Right from our childhood, our society teaches us to meet and greet with a one-size-fits-all type of greeting, “How are you?” and we get a superficial answer “I am fine” or “I am good.” Rarely do we know if the responders are okay or not. In that case, how can we make sure if everyone is well from the inside out? What steps can we take to elicit an honest response, thereby reflecting our true, wholesome nature?
Until pathway through high school, parents feel proud to enroll their kids in multiple activities such as music, sports, martial arts, Ukulele and whatnot. Some parents enroll their kids mainly to brag them to other parents at pickup or passing. However, hardly any of these activities are continued past their adult life. A very few take them at a professional level. This competitive attitude puts tremendous pressure on the kids, and over time, they are mentally overwhelmed and unable to keep up with this rat race. Some break down under pressure, while others succeed irrespective of pressure, and some give up totally.
The call of the hour is for the school to not reinforce too many extracurricular activities for brownie points. Instead, use coping mechanisms such as mindfulness, meditation, or art therapy as mandatory activities for school children. With the fluidity of emotions and mindfulness, the kids can get the tenacity to balance heavy mental workload and undertake multiple tasks at school and later at college as well.
During college years, many students are still under a tremendous burden to succeed academically to get a better job. Unlike schools, colleges are not mandated to provide mental health programs or services. Most of the rehabilitation programs are initiated after campus crises have occurred. Such a crisis can be avoided if a mandatory health check program is in place for all students. Such incentive will help them seek professional counseling if needed, which can later help them in life.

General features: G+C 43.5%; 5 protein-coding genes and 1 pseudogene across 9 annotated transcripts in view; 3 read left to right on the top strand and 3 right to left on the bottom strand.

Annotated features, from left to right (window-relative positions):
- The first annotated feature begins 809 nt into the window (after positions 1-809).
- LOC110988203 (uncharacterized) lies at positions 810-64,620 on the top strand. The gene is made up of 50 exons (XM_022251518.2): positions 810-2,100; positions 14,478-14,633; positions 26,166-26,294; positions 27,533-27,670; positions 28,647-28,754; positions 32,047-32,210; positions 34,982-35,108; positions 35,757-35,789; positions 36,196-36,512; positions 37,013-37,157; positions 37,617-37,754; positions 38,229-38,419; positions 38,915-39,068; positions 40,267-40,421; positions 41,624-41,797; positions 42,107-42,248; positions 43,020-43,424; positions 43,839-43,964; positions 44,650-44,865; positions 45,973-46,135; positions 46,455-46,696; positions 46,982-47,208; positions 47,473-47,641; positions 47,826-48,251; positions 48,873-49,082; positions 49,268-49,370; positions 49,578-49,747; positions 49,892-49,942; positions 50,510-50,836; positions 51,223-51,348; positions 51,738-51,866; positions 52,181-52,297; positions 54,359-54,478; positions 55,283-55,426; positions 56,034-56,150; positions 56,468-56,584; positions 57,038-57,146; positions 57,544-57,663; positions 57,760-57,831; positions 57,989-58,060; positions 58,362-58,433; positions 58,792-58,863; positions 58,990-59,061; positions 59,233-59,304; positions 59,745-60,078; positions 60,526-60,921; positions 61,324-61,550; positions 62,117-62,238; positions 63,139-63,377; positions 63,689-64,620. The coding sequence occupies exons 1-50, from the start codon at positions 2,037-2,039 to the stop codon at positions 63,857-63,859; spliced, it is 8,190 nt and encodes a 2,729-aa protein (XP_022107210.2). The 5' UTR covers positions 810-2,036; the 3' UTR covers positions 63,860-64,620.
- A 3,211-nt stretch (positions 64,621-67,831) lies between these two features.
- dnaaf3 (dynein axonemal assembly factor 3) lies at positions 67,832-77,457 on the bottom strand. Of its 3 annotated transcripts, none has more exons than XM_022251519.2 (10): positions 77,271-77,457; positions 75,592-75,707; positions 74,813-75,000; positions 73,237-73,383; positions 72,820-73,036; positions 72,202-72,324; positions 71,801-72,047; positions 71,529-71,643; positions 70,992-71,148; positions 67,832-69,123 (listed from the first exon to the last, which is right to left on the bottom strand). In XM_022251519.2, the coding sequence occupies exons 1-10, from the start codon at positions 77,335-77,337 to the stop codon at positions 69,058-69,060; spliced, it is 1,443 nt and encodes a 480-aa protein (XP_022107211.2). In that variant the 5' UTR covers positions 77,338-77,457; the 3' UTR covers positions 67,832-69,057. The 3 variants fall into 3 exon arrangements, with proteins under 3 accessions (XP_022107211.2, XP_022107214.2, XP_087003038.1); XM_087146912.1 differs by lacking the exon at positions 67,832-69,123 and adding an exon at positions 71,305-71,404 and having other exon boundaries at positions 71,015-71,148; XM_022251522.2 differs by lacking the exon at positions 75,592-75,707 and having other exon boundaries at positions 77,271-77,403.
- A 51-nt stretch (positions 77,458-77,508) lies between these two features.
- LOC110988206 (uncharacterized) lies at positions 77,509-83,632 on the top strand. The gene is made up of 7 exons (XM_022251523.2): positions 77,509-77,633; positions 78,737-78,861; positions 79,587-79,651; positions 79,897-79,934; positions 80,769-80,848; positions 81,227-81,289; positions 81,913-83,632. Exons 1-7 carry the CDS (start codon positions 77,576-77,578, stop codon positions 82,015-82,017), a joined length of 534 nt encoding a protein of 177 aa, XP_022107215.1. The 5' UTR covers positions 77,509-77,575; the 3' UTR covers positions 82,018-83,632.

After graduating from college, you would think the rate-race has ended. But no! Again, in work-life, there is a different kind of pressure to succeed financially. Also, socially, we are conditioned to get married and one day become parents, and again, the cycle continues. In that case, even more mindfulness is needed to balance your career and home front as well. Although many companies offer free yearly full-body health checks to all employees, mental health checks are optional. We are encouraged to seek professional mental health counseling, but not many seek help from professionals as all want to keep the façade of the “all is well” outlook. There is also a fear of losing the job or getting the pink slip if we do not pass a mental health check.
So, it is important to make the mental health assessment mandatory to all the employees in such a way that employees feel secure with their job and, at the same time, can get an assessment to keep them emotionally in check. Moreover, depending on the assessment, the employees can get the required help in time and significantly reduce the crisis. Since we spend most of the time at the workplace, the companies can also supplement benefits with yoga or spa therapy. Additionally, it would be nice to have compulsory quarterly team outings to help bond with the employees outside of the workplace.
For any skill to master, a general rule of thumb is 10,000 hours, as quoted by Malcolm Gladwell in his book “Outlier.” Assuming you start mindfulness or meditation in your growing years during middle school, you would have sustained a healthy habit to always be mindful by the time you are in your late twenties. This practice will also eliminate unwanted habits or emotions and strengthen you to overcome your problems or obstacles better. Also, study shows that regular meditation practice generates serotonin and when present in large amounts, it gives us joy, calmness, and more peace as well.
And finally, when someone asks you, “How are you?” we can reply with confidence, “I am fine.” Not broken outside, but beautiful inside, and not incomplete but wholesome being.